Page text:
York University’s Glendon Campus will be expanded into a Centre of Excellence for French-Language and Bilingual Postsecondary Education, through funds announced yesterday by the Ontario government.
The Government of Ontario is investing $20 million in the new centre at Glendon, which will provide better access to French-language higher education for francophone learners in southern Ontario and strengthen the delivery of collaborative French-language university and college programs. In addition to expanding the Glendon Campus, the investment will also allow the Sudbury-based Collège Boréal to work with York University to expand its enrolment through new collaborative programs and pathways between the two institutions.
Left: John Milloy, Minister of Training, Colleges & Universities, announces the investment of $20 million in a new centre based at the Glendon Campus
The first phase of the project will enlarge existing facilities at Glendon – Canada’s only bilingual liberal arts Faculty – to sustain the rapid growth of its undergraduate and graduate French-language and bilingual programs. Since 2001, enrolment at Glendon has risen from 1,700 to 2,500 students in 2007.
At yesterday's news conference, held at Glendon, three Ontario ministers were present to make the announcement. They included John Milloy, Minister of Training, Colleges & Universities; Kathleen Wynne, Minister of Education and MPP for Don Valley West (the riding where the Glendon Campus is located); and Francophone Affairs Minister Madeleine Meilleur.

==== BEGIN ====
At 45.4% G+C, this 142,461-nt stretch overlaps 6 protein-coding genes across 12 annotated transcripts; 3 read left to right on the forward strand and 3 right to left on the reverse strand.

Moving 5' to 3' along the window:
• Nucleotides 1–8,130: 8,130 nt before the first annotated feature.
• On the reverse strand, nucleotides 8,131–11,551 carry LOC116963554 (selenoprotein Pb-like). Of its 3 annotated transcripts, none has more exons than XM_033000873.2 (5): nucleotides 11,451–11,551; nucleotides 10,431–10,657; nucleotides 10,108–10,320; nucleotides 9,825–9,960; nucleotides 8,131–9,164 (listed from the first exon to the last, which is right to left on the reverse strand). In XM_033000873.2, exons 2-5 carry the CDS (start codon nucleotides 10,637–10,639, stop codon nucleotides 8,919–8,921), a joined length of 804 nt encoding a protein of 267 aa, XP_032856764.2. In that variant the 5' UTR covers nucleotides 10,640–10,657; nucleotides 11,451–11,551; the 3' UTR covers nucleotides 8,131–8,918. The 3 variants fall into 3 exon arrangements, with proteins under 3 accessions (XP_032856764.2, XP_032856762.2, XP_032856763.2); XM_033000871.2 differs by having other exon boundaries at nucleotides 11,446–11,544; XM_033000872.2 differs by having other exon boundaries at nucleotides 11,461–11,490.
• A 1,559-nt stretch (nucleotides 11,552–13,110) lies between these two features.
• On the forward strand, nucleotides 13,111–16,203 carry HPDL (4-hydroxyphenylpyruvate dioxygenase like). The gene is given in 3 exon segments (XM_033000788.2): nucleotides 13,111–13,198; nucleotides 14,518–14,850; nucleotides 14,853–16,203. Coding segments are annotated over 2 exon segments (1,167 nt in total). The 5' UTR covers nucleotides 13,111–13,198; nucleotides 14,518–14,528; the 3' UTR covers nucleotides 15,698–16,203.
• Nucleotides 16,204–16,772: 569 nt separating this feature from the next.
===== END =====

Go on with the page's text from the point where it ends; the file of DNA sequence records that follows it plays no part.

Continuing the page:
“Ontario’s more than 20,000 francophone learners enrolled in postsecondary programs, plus those considering studies in French, will have a wider range of programs to choose from, thanks to this new centre at York University,” said Milloy. “Our investment will provide more opportunities for French-speaking learners to strive for and achieve excellence."
"Glendon is an outstanding institution and a vibrant part of York University, another fabulous institution," said Milloy. "Sometimes education is about bricks and mortar. In order for students and faculty to work properly, they need an up-to-date learning environment."
Of the funds announced, $12.6 million will go to addressing the need to refurbish and modernize existing facilities at Glendon. This will enable the Faculty to broaden its range of programs, with initiatives that include a new Bachelor of Education program for future French teachers and a new bilingual International Bachelor of Arts program.
Switching effortlessly between French and English, Milloy explained that the investment would further York's and Glendon's leadership role in offering bilingual liberal arts education. "Anyone who looks around at the world today and sees the forces of globalization can see that the only way Ontario can compete is by investing in postsecondary education," said Milloy.
"This announcement is great news for York and great news for French-language and bilingual postsecondary education in Ontario," said Mamdouh Shoukri, President & Vice-Chancellor of York University. "Building this Centre of Excellence will help us educate Canada's future leaders. As our world becomes more globalized, language skills are an increasingly important tool for university graduates, and York is committed to helping our students develop that advantage."